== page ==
As for the results: generally speaking, with any kind of self-assessment that takes your development over a longer period of time into account you will figure out whether you've been going ahead, standing still or moving backwards in life. The goal should be to disclose a decrease in faults and an increase in virtues.

So, with no further adieu, here's the"Self-Analysis Questionnaire for Personal Inventory" from the Book "Think and Grow Rich" by Napoleon Hill:

  1. Have I attained the goal which I established as my objective for this year? (You should work with a definite yearly objective to be attained as a part of your major life objective.)

  2. Have I delivered service of the best possible quality of which I was capable, or could I have improved any part of this service?

  3. Have I delivered service in the greatest possible quantity of which I was capable?

  4. Has the spirit of my conduct been harmonious and cooperative at all times?

  5. Have I permitted the habit of procrastination to decrease my efficiency and if so, to what extent?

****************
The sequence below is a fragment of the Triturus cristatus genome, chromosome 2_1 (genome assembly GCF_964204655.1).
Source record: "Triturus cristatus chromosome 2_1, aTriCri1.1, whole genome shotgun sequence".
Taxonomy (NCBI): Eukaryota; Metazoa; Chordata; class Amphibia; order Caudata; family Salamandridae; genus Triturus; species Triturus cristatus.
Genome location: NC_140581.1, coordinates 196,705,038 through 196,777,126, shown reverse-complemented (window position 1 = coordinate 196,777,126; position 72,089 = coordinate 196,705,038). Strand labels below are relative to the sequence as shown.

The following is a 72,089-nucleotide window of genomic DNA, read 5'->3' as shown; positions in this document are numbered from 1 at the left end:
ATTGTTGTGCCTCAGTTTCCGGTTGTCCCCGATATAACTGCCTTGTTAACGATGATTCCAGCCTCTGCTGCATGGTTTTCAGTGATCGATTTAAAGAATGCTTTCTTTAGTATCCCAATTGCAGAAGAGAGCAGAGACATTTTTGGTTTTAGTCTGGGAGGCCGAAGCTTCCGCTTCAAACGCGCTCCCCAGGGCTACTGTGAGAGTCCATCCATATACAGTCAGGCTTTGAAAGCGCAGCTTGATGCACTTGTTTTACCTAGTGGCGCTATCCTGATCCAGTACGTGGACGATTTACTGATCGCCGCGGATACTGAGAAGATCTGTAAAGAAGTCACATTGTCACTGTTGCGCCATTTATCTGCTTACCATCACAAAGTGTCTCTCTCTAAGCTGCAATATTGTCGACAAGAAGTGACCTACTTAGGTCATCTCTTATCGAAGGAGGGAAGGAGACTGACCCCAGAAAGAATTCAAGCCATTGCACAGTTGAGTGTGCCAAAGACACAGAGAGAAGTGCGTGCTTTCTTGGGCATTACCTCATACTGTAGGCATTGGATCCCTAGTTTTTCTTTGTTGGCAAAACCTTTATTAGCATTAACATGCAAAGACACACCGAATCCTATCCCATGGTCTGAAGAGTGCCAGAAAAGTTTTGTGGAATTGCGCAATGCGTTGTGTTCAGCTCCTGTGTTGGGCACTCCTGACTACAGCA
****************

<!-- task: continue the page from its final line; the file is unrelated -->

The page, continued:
6. Have I improved my personality, and if so, in what ways?

  7. Have I been persistent in following my plans through to completion?

  8. Have I reached decisions promptly and definitely on all occasions?

  9. Have I permitted any one or more of the six basic fears [poverty, criticism, ill health, loss of love of someone, old age, death] to decrease my efficiency?

  10. Have I been either “over-cautious,” or “under-cautious”?

  11. Has my relationship with my associates in work been pleasant, or unpleasant? If it has been unpleasant, has the fault been partly, or wholly mine?

  12. Have I dissipated any of my energy through lack of concentration of effort?

  13. Have I been open-minded and tolerant in connection with all subjects?

  14. In what way have I improved my ability to render service?

  15. Have I been intemperate in any of my habits?

  16. Have I expressed, either openly or secretly, any form of egotism?

  17. Has my conduct toward my associates been such that it has induced them to respect me?